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Why America Has 8.5 Million People Unemployed
Stop and think about this – there are 8.5 million unemployed people in the U.S. in a universe of 10 million available jobs. What’s going on?
First, are these 8.5 million people actively seeking work? Perhaps many are not for a number of reasons. But, who knows?
Maybe you’ve seen all the “Help Wanted” signs nearly everywhere you go. Maybe you’ve seen these signs as well: “Sorry, Our Hours Are Shortened Due to Lack of Staff”.
The answer to these apparent shortages would require some accurate surveys including a deep understanding of what’s going on in our current economy.
Of course, for many, the pandemic would be a first choice answer for the shortages. For example, many schools and child care centers have closed due to covid. This leaves parents – often single-mom parents – high and dry for getting to work.
In the opinion of many, the FEAR of the virus has caused more damage than the virus itself. After all, the CDC has issued conflicting requirements about how to deal with everyday situations in the public.
According to the National Vital Statistics System, deaths from heart disease and cancer outpace those of covid. The only difference is that heart disease and cancer are often times lifestyle issues whereas covid is contagious.
So the CDC wants everyone to “mask up” and let’s hope that government doesn’t get on a bandwagon to impose restrictions on what people eat and how they work and play. China does this but we aren’t China, thank goodness.
Then there’s the government handouts that may be dearly needed for many but also serve to take away an incentive to go to work.
There’s a resurgence in entrepreneurship as people decide “workin for the man ain’t gonna cut it no more”. Here in Texas the waiting period for filing an LLC application is about five times longer than prepandemic times.
Further, more people are retiring than labor experts projected.
Get this – every day, 10,000 people turn age 65 and many could work and will work but many will bide their time doing who knows what.
Many workers will need to upgrade their skill sets to move into a more automated work environment. Robotics, artificial intelligence (AI) and perhaps 5G technology are creating work-place changes in profound ways.
Some people may be unable or unwilling to spend the time, money and effort to keep up to par with what employers need.
Bottom line – there is a greater number of job openings as compared with the number of unemployed. This is especially true for the leisure, education and health industries.
Listen, I could go on and on and on about these issues but let’s begin to wrap it up here.
I’m guessing that if you are reading this that you are in your mid 30s up to your late 50s. I’m guessing that there is a mix of a few more males versus females and that you are connected in some way with the transportation, logistics or supply chain industries.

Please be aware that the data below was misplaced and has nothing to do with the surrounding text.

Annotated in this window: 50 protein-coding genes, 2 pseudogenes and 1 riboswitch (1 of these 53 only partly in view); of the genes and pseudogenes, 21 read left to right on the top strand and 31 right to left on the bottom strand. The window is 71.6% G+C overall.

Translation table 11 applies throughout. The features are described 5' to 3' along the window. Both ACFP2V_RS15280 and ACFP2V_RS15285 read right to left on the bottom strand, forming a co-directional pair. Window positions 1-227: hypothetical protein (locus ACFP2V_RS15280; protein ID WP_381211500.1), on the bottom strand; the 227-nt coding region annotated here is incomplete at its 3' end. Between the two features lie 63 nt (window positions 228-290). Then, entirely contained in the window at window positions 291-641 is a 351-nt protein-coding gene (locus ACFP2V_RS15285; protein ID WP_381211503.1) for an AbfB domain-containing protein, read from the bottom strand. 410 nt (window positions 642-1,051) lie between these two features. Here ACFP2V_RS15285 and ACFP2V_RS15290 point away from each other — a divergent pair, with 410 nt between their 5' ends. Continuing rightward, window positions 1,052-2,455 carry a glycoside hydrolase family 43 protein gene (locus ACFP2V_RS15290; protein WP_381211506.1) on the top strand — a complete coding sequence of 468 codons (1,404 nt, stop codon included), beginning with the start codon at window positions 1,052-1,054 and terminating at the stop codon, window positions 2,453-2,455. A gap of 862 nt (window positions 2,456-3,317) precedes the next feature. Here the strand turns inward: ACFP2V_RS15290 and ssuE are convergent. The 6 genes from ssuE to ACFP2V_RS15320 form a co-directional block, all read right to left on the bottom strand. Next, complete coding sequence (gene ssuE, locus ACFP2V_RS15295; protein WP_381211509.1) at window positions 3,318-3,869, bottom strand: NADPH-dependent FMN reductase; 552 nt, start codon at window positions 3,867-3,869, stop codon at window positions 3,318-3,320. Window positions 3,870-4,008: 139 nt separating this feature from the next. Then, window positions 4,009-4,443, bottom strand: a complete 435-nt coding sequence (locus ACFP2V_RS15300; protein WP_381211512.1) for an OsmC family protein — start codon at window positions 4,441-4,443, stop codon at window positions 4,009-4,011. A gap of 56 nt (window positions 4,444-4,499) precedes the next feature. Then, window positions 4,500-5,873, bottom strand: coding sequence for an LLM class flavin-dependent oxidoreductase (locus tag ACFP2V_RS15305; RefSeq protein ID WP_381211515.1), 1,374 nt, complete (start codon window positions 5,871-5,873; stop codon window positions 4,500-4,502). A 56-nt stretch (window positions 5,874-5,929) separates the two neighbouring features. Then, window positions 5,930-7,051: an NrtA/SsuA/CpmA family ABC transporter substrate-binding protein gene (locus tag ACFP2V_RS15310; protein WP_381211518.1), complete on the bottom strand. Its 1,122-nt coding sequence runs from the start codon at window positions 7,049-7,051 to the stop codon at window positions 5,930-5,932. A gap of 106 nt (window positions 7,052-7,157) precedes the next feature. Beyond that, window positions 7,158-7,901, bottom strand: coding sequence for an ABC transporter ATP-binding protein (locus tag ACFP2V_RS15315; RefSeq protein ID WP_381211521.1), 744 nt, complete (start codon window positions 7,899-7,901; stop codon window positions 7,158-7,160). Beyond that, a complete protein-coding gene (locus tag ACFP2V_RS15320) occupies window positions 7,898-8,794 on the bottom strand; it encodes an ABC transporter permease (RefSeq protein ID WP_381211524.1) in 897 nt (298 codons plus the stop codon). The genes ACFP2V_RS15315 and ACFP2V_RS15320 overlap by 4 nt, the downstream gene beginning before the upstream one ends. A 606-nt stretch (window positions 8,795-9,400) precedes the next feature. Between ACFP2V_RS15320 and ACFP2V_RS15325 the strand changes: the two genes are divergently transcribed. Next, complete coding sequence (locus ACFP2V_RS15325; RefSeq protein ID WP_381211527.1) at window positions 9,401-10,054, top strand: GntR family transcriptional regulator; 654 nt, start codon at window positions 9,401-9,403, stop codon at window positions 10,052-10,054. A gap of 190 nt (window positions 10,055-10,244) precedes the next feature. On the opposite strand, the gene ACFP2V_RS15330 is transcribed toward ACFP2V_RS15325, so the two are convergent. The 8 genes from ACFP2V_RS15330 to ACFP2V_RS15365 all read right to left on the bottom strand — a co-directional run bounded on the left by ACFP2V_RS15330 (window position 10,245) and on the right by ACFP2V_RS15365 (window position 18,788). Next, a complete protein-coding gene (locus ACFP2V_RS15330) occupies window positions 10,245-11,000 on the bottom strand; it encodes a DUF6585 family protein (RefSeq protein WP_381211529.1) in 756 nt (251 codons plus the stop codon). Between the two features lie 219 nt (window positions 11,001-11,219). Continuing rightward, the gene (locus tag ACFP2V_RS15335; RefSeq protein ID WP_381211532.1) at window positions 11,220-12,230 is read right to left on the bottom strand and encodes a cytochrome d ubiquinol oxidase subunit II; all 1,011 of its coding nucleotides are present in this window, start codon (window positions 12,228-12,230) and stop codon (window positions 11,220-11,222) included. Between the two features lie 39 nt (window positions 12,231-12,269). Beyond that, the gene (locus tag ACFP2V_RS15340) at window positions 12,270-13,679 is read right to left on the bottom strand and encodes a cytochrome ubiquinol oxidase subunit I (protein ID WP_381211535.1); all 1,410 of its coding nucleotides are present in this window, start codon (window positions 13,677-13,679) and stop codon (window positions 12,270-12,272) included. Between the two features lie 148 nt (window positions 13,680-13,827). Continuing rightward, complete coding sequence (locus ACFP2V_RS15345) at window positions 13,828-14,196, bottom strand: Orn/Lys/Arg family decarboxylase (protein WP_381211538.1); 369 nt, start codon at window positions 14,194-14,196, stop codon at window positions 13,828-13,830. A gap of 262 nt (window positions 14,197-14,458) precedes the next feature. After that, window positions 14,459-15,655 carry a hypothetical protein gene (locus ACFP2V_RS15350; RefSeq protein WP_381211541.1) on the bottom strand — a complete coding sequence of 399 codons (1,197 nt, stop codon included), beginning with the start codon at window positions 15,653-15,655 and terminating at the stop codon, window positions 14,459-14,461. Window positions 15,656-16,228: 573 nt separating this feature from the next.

Further, I’m guessing that a third of you are in your 50s or are headed that way and you are beginning to think about issues related to retirement – at least the idea crosses your mind more often than five years ago.
I’m guessing that many of you in your 50s believe you may not be able to retire comfortably at age 67 or whatever and this is a bit of a concern. So you just keep working and hoping you can stash enough beans away to take care of things later on.
If you’re single it will be more difficult; married with both working have a better chance to plan for retirement.
Now, you’re thinking I’m going to make a pitch for freight broker training. Not!
I’m different and I tell it like it is: not everyone should get into freight brokering. It’s an awesome, home based business. The business concept seems simple but the reality is much more difficult and frustrating than what some may think.
Why is this? What’s the problem? You just go out there and get loads from a manufacturer and then find a truck to move the cargo. No big deal.
Well, there is a number of reasons why all this may be difficult and much of it revolves around the fact that brokering is a service industry and it will take time to build relationships and trust – and these are the foundations of success in many worthwhile service industries.
In addition to this – starting out, it’s generally difficult to find trucks when you want them and where you need them.
Nope, I’m not going to try and push you into becoming a freight broker and I’ll tell you why: my clients come to me because they don’t need a push from me or anyone else. They are attracted and pulled into this type of business for a number of reasons. They are confident they can and will succeed.
All they need are the nuts and bolts so they can connect the dots. And having good support after training is like putting ice cream on top of a piece of chocolate cake.
This is where I come in.
No, I’m not a sales person. I couldn’t sell a penny loaf of bread in a concentration camp.
But, if you’re running toward the east looking for the sunset maybe you need to slam on the brakes and do a U-turn. I wish I had the time to help each one of you who desire to start your own business no matter what industry because helping business start-ups is my passion.
I’d like to help you succeed in your passion but, if it’s outside of freight brokering, I may not be able to help (but I’ve got some ideas and I may give you a hint in a future message).
Lastly, I do need time to sleep and that’s why, for now, I’ll stick with just freight broker training.
I hope you have found this message helpful. Sometimes I ramble on and feel like it may be best to just talk to my dog. She’s a good listener. Anyway, take care and stay healthy …..